**Distance to Lightning**

Lightning is an occasional visitor to almost every school district in the nation. Most students are aware that if you divide the time between the flash and the thunder by five, you get the number of miles away the flash is. The idea can be shown in most schools if the playground is large enough.

For this exercise, all you need is something to make noise and can be seen by students a few hundred feet away, a stopwatch and a large tape measure. (Pacing will do in a pinch) I've used two boards which are clapped together as a noisemaker; however, a hammer and board will do as well.

Have the students measure the distance across the playground and have a student hit the boards together on one side while the other students record the time between when they see the hit and the time the sound arrives. Since light travels almost instantaneously but sound takes around one second to travel 1000 feet, counting the time between lightning flash and thunder tells you how many thousand feet the closest point of the bolt hit. (Since a mile is around 5000 feet, the dividing by 5 does work..)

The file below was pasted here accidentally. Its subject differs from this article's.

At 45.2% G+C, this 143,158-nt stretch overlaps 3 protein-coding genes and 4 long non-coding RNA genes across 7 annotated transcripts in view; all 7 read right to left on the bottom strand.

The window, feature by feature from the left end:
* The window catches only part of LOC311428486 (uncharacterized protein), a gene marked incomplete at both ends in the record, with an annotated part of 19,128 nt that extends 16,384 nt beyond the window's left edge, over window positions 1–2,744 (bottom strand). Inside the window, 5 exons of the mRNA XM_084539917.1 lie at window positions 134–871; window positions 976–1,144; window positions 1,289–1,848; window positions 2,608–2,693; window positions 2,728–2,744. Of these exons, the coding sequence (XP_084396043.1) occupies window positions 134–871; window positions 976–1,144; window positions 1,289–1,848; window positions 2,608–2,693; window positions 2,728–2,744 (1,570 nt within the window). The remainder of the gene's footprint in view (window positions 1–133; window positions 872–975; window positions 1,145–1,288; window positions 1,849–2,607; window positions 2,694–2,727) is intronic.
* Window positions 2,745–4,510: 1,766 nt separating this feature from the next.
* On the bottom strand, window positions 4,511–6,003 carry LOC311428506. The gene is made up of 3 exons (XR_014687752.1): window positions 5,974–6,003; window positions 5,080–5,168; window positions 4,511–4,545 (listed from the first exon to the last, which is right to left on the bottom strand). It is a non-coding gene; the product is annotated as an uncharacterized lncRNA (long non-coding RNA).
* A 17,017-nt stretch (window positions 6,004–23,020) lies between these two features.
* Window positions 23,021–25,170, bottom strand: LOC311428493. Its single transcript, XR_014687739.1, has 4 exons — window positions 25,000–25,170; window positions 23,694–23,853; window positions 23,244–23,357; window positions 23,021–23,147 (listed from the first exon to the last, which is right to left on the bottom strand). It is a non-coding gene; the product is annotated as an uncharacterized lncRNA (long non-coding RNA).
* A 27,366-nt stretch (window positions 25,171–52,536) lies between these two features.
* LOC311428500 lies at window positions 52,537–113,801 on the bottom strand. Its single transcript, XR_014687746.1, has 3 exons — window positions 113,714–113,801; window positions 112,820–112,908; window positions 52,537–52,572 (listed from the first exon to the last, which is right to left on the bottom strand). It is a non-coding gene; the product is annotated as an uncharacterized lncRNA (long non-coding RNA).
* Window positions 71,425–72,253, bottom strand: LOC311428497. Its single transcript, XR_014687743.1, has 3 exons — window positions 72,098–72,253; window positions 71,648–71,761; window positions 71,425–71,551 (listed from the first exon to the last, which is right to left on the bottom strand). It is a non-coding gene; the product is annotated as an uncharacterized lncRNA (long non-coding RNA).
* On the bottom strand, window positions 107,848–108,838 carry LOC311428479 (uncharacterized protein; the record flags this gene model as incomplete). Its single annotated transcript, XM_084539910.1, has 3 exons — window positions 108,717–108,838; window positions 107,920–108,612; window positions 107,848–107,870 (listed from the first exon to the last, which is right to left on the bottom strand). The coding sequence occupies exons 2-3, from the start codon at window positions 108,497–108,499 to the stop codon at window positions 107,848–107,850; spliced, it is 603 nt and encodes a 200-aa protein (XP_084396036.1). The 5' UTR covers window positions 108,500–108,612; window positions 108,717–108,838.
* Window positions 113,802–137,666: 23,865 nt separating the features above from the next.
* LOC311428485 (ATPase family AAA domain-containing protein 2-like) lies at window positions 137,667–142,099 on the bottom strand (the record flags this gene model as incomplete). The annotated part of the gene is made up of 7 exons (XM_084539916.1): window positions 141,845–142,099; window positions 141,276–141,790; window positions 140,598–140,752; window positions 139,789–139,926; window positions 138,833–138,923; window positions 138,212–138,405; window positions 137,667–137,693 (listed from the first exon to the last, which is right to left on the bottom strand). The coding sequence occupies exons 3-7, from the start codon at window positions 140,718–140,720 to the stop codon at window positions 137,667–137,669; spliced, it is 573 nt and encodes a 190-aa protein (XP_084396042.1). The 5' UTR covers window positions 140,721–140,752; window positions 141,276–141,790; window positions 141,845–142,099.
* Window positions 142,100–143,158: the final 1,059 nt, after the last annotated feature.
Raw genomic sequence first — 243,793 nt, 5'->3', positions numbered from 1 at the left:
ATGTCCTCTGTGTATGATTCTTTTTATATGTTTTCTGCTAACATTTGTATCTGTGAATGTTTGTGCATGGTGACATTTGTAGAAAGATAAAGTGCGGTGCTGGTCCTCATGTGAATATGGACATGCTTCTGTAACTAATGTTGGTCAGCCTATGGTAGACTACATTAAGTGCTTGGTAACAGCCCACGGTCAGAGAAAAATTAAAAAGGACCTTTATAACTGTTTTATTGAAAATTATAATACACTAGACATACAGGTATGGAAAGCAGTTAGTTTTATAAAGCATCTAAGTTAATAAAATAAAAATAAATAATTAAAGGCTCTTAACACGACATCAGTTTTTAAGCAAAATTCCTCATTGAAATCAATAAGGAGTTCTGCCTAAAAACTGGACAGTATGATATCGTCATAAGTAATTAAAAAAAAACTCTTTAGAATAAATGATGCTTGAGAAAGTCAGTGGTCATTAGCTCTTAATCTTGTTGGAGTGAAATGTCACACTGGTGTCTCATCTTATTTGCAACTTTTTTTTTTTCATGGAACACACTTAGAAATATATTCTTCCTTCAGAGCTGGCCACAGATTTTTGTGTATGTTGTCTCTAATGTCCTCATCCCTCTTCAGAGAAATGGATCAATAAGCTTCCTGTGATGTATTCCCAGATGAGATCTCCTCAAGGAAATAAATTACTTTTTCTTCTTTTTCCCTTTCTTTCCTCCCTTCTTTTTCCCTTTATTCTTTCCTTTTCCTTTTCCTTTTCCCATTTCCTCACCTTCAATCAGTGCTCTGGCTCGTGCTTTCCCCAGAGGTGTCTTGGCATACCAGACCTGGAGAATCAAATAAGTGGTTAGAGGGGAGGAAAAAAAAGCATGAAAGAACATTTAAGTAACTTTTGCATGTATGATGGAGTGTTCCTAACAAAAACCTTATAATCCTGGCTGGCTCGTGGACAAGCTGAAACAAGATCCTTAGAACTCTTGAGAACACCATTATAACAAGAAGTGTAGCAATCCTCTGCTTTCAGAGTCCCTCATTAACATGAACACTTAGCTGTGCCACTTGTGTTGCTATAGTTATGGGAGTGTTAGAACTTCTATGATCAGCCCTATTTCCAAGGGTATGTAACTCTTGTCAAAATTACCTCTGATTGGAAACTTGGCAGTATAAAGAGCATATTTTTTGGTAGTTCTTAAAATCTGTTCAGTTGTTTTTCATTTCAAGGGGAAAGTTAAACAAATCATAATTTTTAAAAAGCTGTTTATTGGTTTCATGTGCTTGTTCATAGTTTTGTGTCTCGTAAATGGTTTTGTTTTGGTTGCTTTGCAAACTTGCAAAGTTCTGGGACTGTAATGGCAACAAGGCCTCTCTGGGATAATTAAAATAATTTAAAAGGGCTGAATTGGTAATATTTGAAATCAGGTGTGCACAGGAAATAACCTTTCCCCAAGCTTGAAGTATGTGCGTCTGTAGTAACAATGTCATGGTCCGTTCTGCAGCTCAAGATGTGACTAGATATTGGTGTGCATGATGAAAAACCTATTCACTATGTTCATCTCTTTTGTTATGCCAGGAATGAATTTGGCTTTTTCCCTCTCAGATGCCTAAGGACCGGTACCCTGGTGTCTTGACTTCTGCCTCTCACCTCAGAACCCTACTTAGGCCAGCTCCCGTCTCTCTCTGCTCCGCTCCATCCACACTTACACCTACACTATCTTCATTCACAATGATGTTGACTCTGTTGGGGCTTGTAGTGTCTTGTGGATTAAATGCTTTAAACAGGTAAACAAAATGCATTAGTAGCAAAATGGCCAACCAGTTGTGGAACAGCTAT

**The Shortest Length of a Lightning Bolt**

On a day with lightning and thunder, it is interesting to get a measure of the length of the lightning bolt assuming that it is one linear electrical discharge. Branching occurs frequently but the sounds from two branches are jumbled. The shortest length of a linear bolt can be estimated by starting as before, noting the closest distance to the bolt and continuing to count until the last thunder roll has been heard. The number of seconds yields the distance away of the other end of the lightning bolt. Of course, if the thunder grades into silence after 25 or so seconds, it may be too far away to hear. The difference between the times for the first and last gives the shortest length of the lightning bolt. Most bolts zig-zag considerably in their path so this method does not give the actual length, only the minimum length of the bolt.

Another observation which is interesting is to determine how far you can hear thunder. Continue to determine the distance to lightning bolts as a storm moves away. At some point, you will still see lightning but be unable to hear the thunder. The furthest you can hear thunder is the limit to this technique, probably about 5 miles.

Some computer sound cards also provide wave analysis programs which are installed when the sound card is installed. You can record with the sound cards as well. Record a few thunder claps and look at the waves with the analysis program.